A while ago I upgraded my TV antenna in preparation for Digital Switch-Over here in the UK. It's a high-gain "Triple Boom" design. The other day I started thinking what is the benefit of the 'triple-boom' design and how does it work? The booms are clearly angled, how does this effect things?

It also appears the elements are evenly spaced, in contrast to single-boom antennas, so I infer from this that the angling, and thus vertical distance between elements, leads to sensitivity at different frequencies. But why doesn't the horizontal spacing matter too (as in single boom designs) or does it? And why do higher-gain antennas with more elements just keep extending outwards but at the same angle? So a longer 'boom' means the furthest most elements are even further apart than normal. Doesn't this just mean they are resonant at even lower frequencies?

Comparing the performance of this antenna with traditional single-boom design shows it has a higher gain but also a wider acceptance angle. I can see how a triple boom array would increase gain, but why/how does it broaden the angle?


2 Answers 2


This antenna is a modified form of the Yagi-Uda antenna. A basic Yagi antenna consists of three sections. A reflector, a driven element and a director. This is illustrated here:

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You can clearly see each of these basic elements in the antenna you have purchased. The reflector at the left of your image serves to increase the directivity of the antenna by focusing the beam pattern towards and along the axis of the smaller directors.

The driven element is the somewhat circular section in the middle that attaches to the Balun. This element actually conducts the signal down the attached fly lead.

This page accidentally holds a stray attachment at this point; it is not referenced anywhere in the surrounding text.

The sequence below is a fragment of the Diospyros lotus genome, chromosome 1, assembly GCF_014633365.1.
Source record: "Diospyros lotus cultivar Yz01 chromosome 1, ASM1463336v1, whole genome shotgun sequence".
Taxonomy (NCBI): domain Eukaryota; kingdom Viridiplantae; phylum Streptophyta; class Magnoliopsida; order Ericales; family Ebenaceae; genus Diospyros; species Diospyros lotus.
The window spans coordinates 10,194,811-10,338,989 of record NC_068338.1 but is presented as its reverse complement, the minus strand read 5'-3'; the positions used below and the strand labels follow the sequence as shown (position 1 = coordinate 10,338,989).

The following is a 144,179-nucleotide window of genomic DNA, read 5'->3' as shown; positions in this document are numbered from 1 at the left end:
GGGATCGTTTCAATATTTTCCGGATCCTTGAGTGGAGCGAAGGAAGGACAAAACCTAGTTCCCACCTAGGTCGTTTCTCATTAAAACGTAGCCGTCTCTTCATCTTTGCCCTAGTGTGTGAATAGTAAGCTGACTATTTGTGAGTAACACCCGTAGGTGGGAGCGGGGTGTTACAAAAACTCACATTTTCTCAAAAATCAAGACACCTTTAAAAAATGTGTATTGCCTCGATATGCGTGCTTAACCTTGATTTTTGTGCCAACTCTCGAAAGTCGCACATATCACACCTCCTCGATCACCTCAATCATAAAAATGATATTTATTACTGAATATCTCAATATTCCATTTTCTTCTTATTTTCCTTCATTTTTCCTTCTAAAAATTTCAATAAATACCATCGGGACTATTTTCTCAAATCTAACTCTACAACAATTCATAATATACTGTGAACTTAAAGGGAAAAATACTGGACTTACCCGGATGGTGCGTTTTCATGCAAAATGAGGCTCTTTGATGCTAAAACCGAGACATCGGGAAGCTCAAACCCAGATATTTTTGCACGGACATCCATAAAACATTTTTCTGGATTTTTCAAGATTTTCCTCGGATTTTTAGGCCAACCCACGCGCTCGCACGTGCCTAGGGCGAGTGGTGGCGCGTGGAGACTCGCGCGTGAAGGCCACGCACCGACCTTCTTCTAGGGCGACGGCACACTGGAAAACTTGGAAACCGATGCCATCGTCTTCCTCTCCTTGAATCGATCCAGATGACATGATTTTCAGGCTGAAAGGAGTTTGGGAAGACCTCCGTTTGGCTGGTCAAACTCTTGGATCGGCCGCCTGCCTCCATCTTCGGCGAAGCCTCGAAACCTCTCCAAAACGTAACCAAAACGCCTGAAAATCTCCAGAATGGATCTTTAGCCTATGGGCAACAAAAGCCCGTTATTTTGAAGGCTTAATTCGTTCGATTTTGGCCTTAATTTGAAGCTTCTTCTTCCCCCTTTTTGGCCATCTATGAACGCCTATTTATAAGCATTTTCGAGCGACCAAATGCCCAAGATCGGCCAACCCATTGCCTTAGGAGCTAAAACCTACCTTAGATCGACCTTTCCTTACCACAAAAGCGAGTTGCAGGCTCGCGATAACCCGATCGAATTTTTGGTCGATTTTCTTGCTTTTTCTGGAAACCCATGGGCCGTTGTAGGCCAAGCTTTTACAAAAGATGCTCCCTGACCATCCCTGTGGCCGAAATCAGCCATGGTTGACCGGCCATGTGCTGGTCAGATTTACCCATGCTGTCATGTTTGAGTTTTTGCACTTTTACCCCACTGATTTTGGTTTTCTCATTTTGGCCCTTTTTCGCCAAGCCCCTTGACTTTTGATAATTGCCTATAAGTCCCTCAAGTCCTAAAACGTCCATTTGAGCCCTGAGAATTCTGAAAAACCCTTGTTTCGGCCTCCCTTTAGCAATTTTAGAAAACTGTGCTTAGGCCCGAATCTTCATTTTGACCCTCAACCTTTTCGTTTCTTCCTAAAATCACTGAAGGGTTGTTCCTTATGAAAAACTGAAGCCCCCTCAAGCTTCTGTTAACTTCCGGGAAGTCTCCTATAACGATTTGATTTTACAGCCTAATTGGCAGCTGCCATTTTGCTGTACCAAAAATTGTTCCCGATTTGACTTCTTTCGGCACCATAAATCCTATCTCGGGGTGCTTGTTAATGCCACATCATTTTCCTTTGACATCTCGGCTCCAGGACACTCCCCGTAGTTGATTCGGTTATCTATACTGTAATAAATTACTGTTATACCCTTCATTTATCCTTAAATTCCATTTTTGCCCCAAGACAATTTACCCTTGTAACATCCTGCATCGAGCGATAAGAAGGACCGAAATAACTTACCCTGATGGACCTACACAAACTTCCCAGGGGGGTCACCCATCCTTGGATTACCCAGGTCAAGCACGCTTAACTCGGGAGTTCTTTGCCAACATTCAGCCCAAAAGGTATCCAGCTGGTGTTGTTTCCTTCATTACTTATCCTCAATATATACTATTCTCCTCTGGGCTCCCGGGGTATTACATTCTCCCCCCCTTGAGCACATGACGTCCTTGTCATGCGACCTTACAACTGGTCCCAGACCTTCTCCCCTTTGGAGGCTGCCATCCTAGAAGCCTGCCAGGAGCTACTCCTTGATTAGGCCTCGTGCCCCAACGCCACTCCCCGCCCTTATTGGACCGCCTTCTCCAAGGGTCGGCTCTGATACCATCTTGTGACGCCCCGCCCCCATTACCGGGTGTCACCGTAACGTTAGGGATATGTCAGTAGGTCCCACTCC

The directors are the short parallel elements that extend away from the driven element. The width of the directors determines the frequency at which they enhance the directivity of the antenna. A wideband antenna has many different width, parallel elements. The spacing between the elements affects the phase and hence the beam pattern of the antenna.

Yagi's rely on the principles of phased arrays for the large directivity (apparent gain) that they offer. The antenna you have purchased has taken this principle even further with its triple boom design. The addition of more directors to the system with a phase difference in two axis allows greater manipulation of the beam pattern and directivity of the antenna. The net result is an increase in the level of the received signal.


This triple boom design merely adds slightly more vertical beamwidth and slightly wider bandwidth. In the end it functions virtually the same as any single boom corner reflector yagi that has been sold for over 70 years. A simple 4 bay bowtie antenna will easily produce similar gain while offering a much wider pattern and much larger capture area.

  • \$\begingroup\$ You should try to answer the question asked. \$\endgroup\$
    – RoyC
    Commented Jun 24, 2019 at 2:52
  • 1
    \$\begingroup\$ Slightly wider bandwidth - yes, probably the main reason to design a yagi with three booms. TV bands are wide compared to Yagi bandwidths. But a vertical stack makes the elevation beamwidth narrower and probably increases the gain too. \$\endgroup\$
    – tomnexus
    Commented Jun 24, 2019 at 6:44

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